The Leitch Review was an objective review by Lord Sandy Leitch, the chairman of the National Employment Panel, appointed by the British Government in 2004. The Leitch Review had taken place due to apprehensions and worry over the capability of the UK to strive in the increasingly globalised markets, the concern was due to weak levels of literacy and numeracy in certain sections of the workforce. (TUC, 2019)

The Governments 2004 pre-budget document Skills in the global economy identified and reflected in the relatively low proportion of young people remaining in education after the age of 16, with limited skills development and training in higher levels once in work. The final Leitch Report was published in 2006 as Prosperity for all in the global economy (Leitch Report 2006)The review sets out aims to be met by 2020 that would make the UK a world leader in skills.

Wolf Review (2011)

The Wolf Review (2011) makes recommendations in relation to ‘basic skills’. The report proposed that there are too many ‘dead-end vocational qualifications used as equivalents to other qualifications for the sake of league tables and it is not in the best interest of the students.’ (Assets.publishing.service.gov.uk, 2019) The report also positions that vocational specialisation occurs ‘too early – later 16-19 apprenticeships will be tied into the job market.’ (Assets.publishing.service.gov.uk, 2019) As well as this, Professor Wolf indicated that a quarter to a third (300,00 – 400,00 (Assets.publishing.service.gov.uk, 2019) of 16-19 year olds are on subjects and courses which do not progress students to move onto higher education or well-paid occupations. The report also advises that it should be acceptable for students to choose which subjects they would like study, as there is too much centralised control of vocational qualifications. The report also recommends to include diverse teaching approaches and methods rather than ‘work-related content for the disaffected or low achieving pupils’. (GOV.UK, 2019)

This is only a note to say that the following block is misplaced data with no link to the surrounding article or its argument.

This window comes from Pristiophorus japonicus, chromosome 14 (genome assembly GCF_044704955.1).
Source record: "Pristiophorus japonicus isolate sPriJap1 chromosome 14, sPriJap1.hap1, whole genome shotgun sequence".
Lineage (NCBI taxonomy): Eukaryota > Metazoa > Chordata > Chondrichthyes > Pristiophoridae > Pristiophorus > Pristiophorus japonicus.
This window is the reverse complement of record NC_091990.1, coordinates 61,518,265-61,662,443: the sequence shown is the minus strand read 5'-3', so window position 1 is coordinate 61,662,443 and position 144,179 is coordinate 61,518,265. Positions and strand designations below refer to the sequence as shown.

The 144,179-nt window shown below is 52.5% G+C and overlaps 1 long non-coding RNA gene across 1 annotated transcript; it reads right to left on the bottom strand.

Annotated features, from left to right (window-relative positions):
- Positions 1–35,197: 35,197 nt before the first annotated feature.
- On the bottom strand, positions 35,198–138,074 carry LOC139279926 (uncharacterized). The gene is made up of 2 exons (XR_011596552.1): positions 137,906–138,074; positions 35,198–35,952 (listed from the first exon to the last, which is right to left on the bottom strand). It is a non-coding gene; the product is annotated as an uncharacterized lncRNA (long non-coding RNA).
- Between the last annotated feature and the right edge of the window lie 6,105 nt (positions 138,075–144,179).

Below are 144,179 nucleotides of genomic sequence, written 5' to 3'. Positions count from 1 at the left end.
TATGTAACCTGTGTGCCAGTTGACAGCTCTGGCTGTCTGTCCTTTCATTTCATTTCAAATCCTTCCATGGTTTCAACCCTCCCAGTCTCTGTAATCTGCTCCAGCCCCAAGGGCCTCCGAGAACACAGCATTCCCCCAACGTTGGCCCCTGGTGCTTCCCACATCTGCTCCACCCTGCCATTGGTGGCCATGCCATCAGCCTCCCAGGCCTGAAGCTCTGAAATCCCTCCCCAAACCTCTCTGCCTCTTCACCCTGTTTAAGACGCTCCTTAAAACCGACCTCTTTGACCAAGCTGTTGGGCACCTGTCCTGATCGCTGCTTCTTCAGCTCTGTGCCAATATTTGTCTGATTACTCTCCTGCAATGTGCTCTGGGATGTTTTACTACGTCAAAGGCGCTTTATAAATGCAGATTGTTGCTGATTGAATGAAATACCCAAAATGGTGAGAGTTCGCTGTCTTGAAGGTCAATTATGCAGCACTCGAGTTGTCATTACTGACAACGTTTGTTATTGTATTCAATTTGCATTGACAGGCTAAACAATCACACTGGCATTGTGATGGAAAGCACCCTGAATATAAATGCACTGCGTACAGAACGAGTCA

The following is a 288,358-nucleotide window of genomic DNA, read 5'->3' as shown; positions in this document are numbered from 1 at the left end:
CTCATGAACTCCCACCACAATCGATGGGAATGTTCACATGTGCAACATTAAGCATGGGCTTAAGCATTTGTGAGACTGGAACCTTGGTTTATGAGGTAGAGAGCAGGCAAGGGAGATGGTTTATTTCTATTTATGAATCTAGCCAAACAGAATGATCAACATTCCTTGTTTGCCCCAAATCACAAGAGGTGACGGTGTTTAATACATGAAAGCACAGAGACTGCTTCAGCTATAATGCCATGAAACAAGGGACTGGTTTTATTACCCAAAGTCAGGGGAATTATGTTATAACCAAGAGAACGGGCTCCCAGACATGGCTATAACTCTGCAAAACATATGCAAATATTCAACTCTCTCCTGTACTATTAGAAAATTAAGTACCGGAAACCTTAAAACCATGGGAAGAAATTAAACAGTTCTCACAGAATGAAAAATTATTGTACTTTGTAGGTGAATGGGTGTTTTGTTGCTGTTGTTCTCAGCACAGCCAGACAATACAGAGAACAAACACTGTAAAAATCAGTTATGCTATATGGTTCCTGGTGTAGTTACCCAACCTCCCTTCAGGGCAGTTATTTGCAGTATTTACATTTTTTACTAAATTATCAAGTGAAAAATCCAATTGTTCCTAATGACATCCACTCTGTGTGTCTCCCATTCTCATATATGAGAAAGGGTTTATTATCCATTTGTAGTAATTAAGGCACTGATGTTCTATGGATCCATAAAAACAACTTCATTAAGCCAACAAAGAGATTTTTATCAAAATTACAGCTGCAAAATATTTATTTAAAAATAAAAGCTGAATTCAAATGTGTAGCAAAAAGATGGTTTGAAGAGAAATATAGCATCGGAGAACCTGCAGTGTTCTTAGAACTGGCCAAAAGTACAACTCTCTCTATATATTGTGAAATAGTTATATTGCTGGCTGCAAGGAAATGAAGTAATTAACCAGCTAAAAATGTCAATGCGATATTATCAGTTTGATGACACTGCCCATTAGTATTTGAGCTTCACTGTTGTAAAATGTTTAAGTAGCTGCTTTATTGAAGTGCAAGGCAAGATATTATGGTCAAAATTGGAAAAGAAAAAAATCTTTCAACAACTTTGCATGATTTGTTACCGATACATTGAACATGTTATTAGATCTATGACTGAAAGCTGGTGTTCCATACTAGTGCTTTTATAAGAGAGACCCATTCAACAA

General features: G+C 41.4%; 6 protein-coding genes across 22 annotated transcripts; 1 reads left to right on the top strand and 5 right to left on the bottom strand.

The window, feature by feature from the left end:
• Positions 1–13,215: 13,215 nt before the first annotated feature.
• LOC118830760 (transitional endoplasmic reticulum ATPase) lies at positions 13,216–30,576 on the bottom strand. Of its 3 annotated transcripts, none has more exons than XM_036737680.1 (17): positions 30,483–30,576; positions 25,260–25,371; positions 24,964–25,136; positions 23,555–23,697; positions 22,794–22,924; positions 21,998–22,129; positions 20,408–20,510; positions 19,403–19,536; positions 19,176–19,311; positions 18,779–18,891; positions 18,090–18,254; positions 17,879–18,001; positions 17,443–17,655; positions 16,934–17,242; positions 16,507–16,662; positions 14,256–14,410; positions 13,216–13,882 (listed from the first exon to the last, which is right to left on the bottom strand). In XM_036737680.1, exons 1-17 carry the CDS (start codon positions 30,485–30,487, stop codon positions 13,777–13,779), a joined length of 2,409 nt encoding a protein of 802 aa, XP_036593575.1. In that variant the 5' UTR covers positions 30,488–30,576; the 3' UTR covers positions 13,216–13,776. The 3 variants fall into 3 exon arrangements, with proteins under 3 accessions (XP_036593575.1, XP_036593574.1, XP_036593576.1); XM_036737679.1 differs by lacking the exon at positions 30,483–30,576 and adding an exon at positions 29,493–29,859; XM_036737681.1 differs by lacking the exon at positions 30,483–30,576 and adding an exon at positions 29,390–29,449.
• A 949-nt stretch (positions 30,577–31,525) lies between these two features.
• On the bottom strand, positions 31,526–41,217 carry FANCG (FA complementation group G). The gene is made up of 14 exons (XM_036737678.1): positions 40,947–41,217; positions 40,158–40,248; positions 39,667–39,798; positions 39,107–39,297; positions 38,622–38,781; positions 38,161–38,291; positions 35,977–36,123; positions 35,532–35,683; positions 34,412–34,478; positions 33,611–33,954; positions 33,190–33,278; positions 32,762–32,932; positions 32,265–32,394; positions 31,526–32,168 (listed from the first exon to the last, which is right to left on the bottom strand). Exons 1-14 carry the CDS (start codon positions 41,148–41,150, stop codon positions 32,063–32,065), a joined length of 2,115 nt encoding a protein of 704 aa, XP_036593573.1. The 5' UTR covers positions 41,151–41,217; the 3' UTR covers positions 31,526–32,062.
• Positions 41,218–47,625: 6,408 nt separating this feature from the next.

Attempts to raise the status of vocational qualifications

Published on 27th May 2018, the Education Secretary appointed the 54 colleges and other suppliers to set to teach T Levels. ‘T Levels are courses, which will be on a par with A Levels’(GOV.UK, 2019) it will permit young people with a choice between technical and academic from the age of 16. T Levels includes courses such as; ‘construction, digital, education and childcare will be taught from 2020. Another 22 courses will be available from 2021, which will cover sectors such as ‘finance and accounting, engineering and manufacturing, and creative and design’ (GOV.UK, 2019)

As well as T Levels are being presented and introduced, the Government is generating a system of high-status Institutes of Technology (loTs) across the UK. loTs will offer quality training and apprenticeships in higher-level practical skills which are A level equivalent which will allow students to go up to degree level, which is eventually put them on the higher end of the pay scale. (GOV.UK, 2019)

Conclusion

In conclusion, Vocational Education within the English Education System has been undervalued and dismissed as a qualification by society, employees and universities due to low parity of esteem and status. The major barrier to encouraging and supporting vocational and technical education is the low esteem that is held to the usual A-Level and university pathways. To support this, Birdwell stated that England and Wales have neglected pupils with vocational aspirations, and focused on brighter children destined to go on to higher education. In relation to international comparisons, the English Education System should also focus on Germany, Switzerland’s and Austria’s routes and methods of vocational education in relation to dual apprentices. Many reviews and reports of vocational education have given advise and ways of overcoming the problem with vocational education and how to make it become a more popular route for students to take. The introduction of new T Levels will hopefully raise the status of vocational education within the English Education System.